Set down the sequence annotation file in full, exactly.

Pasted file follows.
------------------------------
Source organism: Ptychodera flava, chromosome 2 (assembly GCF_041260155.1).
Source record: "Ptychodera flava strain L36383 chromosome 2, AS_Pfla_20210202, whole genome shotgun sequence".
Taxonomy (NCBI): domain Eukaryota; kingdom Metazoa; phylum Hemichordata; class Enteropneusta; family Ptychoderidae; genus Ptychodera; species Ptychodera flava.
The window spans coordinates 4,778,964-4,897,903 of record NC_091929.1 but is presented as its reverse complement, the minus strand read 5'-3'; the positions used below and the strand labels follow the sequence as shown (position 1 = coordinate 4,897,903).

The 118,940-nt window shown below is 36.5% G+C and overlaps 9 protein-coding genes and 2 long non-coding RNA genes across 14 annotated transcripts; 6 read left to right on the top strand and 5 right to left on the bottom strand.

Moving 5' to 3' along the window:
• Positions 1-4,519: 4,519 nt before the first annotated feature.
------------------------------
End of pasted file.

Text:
Source organism: Ptychodera flava, chromosome 2 (assembly GCF_041260155.1).
Source record: "Ptychodera flava strain L36383 chromosome 2, AS_Pfla_20210202, whole genome shotgun sequence".
Taxonomy (NCBI): domain Eukaryota; kingdom Metazoa; phylum Hemichordata; class Enteropneusta; family Ptychoderidae; genus Ptychodera; species Ptychodera flava.
The window spans coordinates 4,778,964-4,897,903 of record NC_091929.1 but is presented as its reverse complement, the minus strand read 5'-3'; the positions used below and the strand labels follow the sequence as shown (position 1 = coordinate 4,897,903).

The 118,940-nt window shown below is 36.5% G+C and overlaps 9 protein-coding genes and 2 long non-coding RNA genes across 14 annotated transcripts; 6 read left to right on the top strand and 5 right to left on the bottom strand.

Moving 5' to 3' along the window:
• Positions 1-4,519: 4,519 nt before the first annotated feature.